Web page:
I did not want to destroy the Bamiyan Buddha. In fact, some foreigners came to me and said they would like to conduct the repair work of the Bamiyan Buddha that had been slightly damaged due to rains. This shocked me. I thought, these callous people have no regard for thousands of living human beings — the Afghans who are dying of hunger, but they are so concerned about non-living objects like the Buddha. This was extremely deplorable. That is why I ordered its destruction. Had they come for humanitarian work, I would have never ordered the Buddha’s destruction. — Mullah Mohammed Omar
A prime example of the kinds of talking points these groups make up after the fact. It was a Japanese organization that wanted to restore the statue. They had nothing to do with the UN embargo, which was started because the Taliban were thought to be harboring fugitives wanted for the Kenya and Tanzania embassy bombings.
In fact, they could of just as easily of gotten paid for having the statues moved out of the country, they could of just as easily of created a win-win situation while feeding the hungry. Win-win situations are never taken by these kinds of groups, there is always an evil antagonist forcing their hand to commit more destruction and violence. Officials around the world had been trying to get them moved after locals defaced the Budhha’s and drilled holes for explosives in the statues:
Abdul Wahed, a Taliban commander operating in the area, announced his intention to blow up the Buddhas in 1997 even before he had taken control of the valley. Once he was in control of Bamiyan in 1998, Wahed drilled holes in the Buddhas’ heads for explosives. He was prevented from taking further action by the local governor and direct order of Mullah Omar, although tyres were burnt on the head of the great Buddha. In July 1999, Mullah Mohammed Omar issued a decree in favor of the preservation of the Bamiyan Buddha’s statue. Because Afghanistan’s Buddhist population no longer exists, which removed the possibility of the statues being worshiped, he added: “The government considers the Bamiyan statues as an example of a potential major source of income for Afghanistan from international visitors. The Taliban states that Bamiyan shall not be destroyed but protected.” In early 2000, local Taliban authorities asked for UN assistance to rebuild drainage ditches around tops of the alcoves in which the Buddhas were set.
However, Afghanistan’s radical clerics began a campaign to crack down on “un-Islamic” segments of Afghan society. The Taliban soon banned all forms of imagery, music and sports, including television, in accordance with what they considered a strict interpretation of Sharia.
Information and Culture Minister Qadratullah Jamal told Associated Press of a decision by 400 religious clerics from across Afghanistan declaring the Buddhist statues against the tenets of Islam. “They came out with a consensus that the statues were against Islam,” said Jamal.
According to UNESCO Director-General Koïchiro Matsuura, a meeting of ambassadors from the 54 member states of the Organisation of the Islamic Conference (OIC) was conducted. All OIC states – including Pakistan, Saudi Arabia and the United Arab Emirates, three countries that officially recognised the Taliban government – joined the protest to spare the monuments. Saudi Arabia and the United Arab Emirates later condemned the destruction as “savage”. Although India never recognised the Taliban regime in Afghanistan, New Delhi offered to arrange for the transfer of all the artifacts in question to India, “where they would be kept safely and preserved for all mankind.”, but these overtures were rejected by the Taliban. Pakistani president Pervez Musharraf sent Moinuddin Haider to Kabul to try to prevent the destruction, by arguing that it was un-Islamic and unprecedented. According to Taliban minister, Abdul Salam Zaeef, UNESCO sent the Taliban government 36 letters objecting to the proposed destruction. He asserted that the Chinese, Japanese and Sri Lankan delegates were the most strident advocates for preserving the Buddhas. The Japanese in particular proposed a variety of different solutions to the issue, these included removing the statues to Japan, covering the statues from view and the payment of money.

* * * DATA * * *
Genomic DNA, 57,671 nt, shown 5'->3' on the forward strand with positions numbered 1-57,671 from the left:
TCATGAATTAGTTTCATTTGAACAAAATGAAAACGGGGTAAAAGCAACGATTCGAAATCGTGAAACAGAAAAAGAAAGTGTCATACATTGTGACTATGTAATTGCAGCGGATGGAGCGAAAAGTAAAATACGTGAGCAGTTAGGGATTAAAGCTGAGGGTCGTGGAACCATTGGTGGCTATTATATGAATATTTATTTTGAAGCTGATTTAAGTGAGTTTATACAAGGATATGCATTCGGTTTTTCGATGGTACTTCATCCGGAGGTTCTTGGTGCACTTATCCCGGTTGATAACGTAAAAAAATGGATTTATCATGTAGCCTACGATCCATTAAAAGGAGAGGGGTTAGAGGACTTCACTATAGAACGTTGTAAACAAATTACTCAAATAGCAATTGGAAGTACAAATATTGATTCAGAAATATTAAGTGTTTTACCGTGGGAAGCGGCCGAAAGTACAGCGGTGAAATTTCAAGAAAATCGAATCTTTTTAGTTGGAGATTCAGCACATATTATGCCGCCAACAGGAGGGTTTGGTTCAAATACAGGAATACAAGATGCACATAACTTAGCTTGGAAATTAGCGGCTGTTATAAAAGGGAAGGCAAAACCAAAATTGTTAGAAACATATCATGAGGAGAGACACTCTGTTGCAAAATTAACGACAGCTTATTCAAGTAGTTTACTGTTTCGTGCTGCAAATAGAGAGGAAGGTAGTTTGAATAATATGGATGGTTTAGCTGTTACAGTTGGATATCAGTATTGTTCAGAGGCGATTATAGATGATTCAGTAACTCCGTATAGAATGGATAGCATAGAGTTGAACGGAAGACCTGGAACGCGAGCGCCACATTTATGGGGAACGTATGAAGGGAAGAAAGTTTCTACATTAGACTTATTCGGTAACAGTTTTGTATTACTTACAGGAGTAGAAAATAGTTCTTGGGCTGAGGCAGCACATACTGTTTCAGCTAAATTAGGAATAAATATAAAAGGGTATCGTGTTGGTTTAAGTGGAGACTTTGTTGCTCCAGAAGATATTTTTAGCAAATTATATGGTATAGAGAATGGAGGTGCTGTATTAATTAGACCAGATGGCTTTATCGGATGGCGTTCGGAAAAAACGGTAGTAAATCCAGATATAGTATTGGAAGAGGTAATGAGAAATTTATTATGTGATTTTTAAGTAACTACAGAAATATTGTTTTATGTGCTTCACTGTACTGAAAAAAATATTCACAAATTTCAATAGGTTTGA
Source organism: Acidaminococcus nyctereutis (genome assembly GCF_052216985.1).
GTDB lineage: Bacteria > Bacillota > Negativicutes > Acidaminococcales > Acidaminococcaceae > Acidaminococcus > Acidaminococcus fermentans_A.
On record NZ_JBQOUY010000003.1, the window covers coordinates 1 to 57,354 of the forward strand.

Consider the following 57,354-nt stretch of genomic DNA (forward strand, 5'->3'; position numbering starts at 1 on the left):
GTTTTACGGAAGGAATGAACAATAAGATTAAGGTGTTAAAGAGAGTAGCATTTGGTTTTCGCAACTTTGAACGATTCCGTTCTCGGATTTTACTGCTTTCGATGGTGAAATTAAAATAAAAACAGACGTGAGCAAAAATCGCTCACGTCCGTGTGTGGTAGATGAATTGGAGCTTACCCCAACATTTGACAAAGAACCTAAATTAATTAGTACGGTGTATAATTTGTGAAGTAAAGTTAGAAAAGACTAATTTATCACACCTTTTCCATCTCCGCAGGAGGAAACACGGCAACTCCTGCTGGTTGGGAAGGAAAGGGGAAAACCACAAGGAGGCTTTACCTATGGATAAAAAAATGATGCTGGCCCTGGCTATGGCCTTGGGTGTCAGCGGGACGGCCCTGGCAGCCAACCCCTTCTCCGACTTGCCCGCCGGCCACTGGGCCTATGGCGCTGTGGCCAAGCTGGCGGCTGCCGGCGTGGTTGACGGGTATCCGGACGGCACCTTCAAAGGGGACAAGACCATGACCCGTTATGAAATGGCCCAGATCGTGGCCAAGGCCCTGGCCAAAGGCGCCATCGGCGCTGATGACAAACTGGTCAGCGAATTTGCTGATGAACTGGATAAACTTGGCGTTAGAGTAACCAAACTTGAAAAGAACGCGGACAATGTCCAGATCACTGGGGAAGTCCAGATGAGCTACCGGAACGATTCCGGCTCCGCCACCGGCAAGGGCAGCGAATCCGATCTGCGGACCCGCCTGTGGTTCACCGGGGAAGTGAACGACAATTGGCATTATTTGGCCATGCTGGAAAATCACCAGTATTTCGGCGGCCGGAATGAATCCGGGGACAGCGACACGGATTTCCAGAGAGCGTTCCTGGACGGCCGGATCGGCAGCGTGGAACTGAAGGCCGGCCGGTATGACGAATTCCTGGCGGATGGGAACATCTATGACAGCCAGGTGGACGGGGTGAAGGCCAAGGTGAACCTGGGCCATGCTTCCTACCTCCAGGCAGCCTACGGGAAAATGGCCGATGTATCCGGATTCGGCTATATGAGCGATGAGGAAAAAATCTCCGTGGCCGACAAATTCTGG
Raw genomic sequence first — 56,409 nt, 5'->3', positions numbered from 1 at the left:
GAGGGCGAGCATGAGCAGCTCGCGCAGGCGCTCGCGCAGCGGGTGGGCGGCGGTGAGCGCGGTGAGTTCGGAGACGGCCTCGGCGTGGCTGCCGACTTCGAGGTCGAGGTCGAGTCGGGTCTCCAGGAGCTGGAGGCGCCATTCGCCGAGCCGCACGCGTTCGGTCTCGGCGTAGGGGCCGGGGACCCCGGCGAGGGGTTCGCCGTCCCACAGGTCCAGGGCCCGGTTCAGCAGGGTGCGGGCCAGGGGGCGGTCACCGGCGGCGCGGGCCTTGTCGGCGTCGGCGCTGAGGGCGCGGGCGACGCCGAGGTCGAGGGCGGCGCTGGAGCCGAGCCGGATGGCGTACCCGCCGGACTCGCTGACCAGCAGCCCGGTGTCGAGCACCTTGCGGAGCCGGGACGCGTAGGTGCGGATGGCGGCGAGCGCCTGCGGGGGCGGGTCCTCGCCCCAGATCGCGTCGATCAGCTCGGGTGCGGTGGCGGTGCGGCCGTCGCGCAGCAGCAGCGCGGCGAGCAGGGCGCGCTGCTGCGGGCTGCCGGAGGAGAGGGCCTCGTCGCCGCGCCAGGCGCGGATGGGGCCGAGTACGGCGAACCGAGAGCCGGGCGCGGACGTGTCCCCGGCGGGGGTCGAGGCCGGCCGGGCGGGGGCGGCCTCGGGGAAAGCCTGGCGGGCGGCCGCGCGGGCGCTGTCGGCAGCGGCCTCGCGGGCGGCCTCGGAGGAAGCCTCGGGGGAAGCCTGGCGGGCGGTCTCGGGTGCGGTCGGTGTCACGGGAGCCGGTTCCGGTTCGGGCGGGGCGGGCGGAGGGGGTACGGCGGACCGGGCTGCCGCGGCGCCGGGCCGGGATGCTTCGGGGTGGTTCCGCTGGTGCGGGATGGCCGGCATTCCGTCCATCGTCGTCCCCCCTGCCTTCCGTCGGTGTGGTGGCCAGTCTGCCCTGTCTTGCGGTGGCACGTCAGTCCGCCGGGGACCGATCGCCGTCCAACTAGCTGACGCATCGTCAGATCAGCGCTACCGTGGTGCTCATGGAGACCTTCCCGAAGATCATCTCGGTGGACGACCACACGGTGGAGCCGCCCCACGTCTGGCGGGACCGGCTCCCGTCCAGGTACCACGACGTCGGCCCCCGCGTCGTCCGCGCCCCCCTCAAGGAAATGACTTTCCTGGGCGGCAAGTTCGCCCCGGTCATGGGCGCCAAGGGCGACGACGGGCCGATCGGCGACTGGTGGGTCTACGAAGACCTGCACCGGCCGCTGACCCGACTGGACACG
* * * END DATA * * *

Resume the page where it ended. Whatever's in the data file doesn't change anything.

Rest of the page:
A statement issued by the ministry of religious affairs of Taliban regime justified the destruction as being in accordance with Islamic law. Abdul Salam Zaeef held that the destruction of the Buddhas was finally ordered by Abdul Wali, the Minister for the Propagation of Virtue and the Prevention of Vice.
Again, we see that political concessions have very little effect. If you want to deal with them, become the biggest tribe and negotiate from a position of strength. Terrorism is slightly different in poorer countries like Afghanistan versus the 1st world, in many cases local militias will recruit young men who are poor because their family was widowed. The target is not the political structure, instead dissolve the social and the economic bonds beneath them. The same approach should be taken with other irrationally militant groups. Whatever political platform is in fashion does not dictate the actions of these groups, the underlying psychology must be understood.
For example, several of the 9/11 hijackers planned to fight in Chechnya, but they didn’t have the right paperwork so they attacked America instead. The mujahedeen had no idea whom they would attack after the Soviets withdrew from Afghanistan, so they sat around until they came up with a new enemy: America. Pakistani terrorists regularly defect to another terrorist group with a totally different political platform. Link
There will never be a shortage of talking points to inspire outrage, always look deeper and strike the root of the problem.
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